Sex Roles, Vol. 51, No. 3/4, August 2004 (
Gender and Age Differences in Brazilian Children’s
Friendship Nominations and Peer Sociometric Ratings
Maria Rosario T. de Guzman,
Lenna L. Ontai,
Silvia H. Koller,
and George P. Knight
The purpose of this study was to examine gender- and age-related patterns of friendship pref-
erences among Brazilian children. In particular, we examined: (a) children’s same-sex friend-
ship preference, and its greater intensity among older children; (b) higher exclusivity among
girls and higher inclusiveness among boys; and (c) generally higher exclusivity and inclusive-
ness among older children. Participants were 210 (110 boys, 100 girls) public school students
from Brazil who ranged in age from 3.0 to 10.5 years of age. Children were asked to nominate
their best friends and to rate how much they liked and disliked each of their other classmates.
Children generally nominated more of same-sex peers as best friends and gave more negative
ratings to their cross-sex peers. These same-sex preferences were more intense at the older
age groups. Girls and older children gave more negative peer ratings and nominated fewer
best friends than boys and younger children. However, the oldest age group gave signiﬁ-
cantly fewer negative peer ratings than did the younger groups—both in their same-sex and
overall negative peer ratings. Results are generally consistent with patterns found in prior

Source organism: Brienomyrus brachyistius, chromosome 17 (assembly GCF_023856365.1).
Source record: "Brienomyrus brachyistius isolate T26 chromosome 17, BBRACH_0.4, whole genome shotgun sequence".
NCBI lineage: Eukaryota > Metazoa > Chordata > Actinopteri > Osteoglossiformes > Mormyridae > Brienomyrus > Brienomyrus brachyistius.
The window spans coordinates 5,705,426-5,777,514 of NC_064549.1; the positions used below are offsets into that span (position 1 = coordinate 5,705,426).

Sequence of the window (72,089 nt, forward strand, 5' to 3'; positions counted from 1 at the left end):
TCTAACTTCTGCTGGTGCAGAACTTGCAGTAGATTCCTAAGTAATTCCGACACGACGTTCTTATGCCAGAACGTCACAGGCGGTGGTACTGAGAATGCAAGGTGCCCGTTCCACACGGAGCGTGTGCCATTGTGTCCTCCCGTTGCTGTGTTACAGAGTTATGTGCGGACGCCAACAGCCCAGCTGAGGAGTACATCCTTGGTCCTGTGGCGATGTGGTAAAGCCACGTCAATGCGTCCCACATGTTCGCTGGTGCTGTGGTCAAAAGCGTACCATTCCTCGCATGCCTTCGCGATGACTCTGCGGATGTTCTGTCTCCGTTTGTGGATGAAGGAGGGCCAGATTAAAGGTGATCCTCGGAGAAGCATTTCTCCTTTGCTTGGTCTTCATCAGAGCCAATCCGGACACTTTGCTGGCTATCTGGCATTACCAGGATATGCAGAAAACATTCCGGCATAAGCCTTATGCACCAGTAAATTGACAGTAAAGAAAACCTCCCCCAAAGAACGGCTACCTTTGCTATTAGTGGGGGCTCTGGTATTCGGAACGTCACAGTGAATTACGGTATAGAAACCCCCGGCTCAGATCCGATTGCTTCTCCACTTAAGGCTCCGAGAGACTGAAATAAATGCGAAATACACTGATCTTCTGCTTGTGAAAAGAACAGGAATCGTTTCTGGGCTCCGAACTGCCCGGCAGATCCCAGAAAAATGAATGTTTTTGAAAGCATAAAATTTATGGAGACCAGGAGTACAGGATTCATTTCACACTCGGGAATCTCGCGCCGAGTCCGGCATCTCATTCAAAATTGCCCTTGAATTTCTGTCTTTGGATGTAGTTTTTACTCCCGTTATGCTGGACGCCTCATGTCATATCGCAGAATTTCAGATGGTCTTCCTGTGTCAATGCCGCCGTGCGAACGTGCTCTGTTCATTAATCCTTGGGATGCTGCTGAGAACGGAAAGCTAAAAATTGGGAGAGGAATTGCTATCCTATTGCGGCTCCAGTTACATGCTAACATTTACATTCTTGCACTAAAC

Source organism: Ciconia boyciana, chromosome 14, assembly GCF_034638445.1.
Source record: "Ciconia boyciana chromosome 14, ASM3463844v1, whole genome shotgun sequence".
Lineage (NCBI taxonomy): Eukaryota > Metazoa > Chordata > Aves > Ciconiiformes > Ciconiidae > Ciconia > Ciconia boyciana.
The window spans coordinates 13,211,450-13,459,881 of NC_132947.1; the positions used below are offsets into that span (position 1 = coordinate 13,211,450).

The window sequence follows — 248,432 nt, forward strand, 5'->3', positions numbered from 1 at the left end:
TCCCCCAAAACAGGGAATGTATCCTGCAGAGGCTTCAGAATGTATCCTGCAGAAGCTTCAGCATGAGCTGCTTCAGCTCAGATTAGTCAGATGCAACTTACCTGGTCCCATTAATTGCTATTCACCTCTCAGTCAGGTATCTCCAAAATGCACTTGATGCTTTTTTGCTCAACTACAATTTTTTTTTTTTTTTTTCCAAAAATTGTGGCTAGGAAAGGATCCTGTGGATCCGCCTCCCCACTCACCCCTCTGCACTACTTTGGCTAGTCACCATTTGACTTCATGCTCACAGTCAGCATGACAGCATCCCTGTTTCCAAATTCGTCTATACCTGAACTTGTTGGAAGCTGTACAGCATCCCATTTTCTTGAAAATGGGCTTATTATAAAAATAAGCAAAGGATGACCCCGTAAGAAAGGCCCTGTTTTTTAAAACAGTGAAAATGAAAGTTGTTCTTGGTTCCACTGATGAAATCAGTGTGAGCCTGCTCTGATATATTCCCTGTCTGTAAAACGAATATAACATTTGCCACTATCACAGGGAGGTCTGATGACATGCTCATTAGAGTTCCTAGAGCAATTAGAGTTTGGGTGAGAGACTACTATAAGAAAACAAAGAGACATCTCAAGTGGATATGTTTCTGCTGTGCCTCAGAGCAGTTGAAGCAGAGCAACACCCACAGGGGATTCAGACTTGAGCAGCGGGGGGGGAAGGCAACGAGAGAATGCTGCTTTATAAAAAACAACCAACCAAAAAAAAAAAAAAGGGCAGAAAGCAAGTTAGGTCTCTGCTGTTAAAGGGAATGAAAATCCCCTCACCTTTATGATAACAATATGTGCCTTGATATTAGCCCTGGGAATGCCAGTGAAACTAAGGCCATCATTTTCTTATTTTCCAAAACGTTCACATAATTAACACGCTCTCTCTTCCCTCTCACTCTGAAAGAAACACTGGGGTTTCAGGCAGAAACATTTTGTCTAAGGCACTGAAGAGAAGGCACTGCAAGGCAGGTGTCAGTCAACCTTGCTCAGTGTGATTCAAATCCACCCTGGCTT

studies with children from the United States, but unique gender and age-related patterns also
KEY WORDS: friendships; gender; Brazilian children.
Empirical studies on children’s peer relation-
ships document a number of gender- and age-
related patterns in their friendships. One of the most
recorded patterns in peer relationships is the ten-
dency to prefer friends of the same sex (e.g., Belle,
1989; Feiring & Lewis, 1987; Pitcher & Schultz, 1983).
This phenomenon has been observed in children as
young as 33 months (Jacklin & Maccoby, 1978), and
appears to increase in intensity with age until mid-
dle childhood (Belle, 1989; Benenson, Apostoleris, &
Parnass, 1998; Maccoby, 1988, 1990). This same-sex
friendship preference is a robust phenomenon, ob-
University of Nebraska—Lincoln, Nebraska.
Present address: University of California, Davis, California.
Universidade Federal do Rio Grande do Sul, Brazil.
Arizona State University, Tempe, Arizona.
To whom correspondence should be addressed at Department of
Psychology, University of Nebraska—Lincoln, Lincoln, Nebraska
68588-0308; e-mail: firstname.lastname@example.org.
served across children’s interactions (e.g., Boyatzis,
Mallis, & Leon, 1999; La Freniere, Strayer, &
Gauthier, 1984), their nominations of friends (e.g.,
Graham, Cohen, Zbikowski, & Secrist, 1998),
and their sociometric ratings of peers (Lockheed,
In addition, early peer friendships have been
found to differ considerably between girls and boys
and across age groups. For example, girls’ friend-
ships and social networks tend to be smaller in size
(Belle, 1989; Benenson, 1990, 1993; Berndt & Hoyle,
1985; Lever, 1976; Waldrop & Halverson, 1975) but
more intimate than boys’ friendships and social net-
works (Belle, 1989; Furman & Buhrmester, 1985;
Lansford & Parker, 1999; Pitcher & Schultz, 1983).
Boys have been found to prefer to play outdoors, to
play longer, to play more competitive games, and to
have more age-heterogeneous groups than girls do
2004 Plenum Publishing Corporation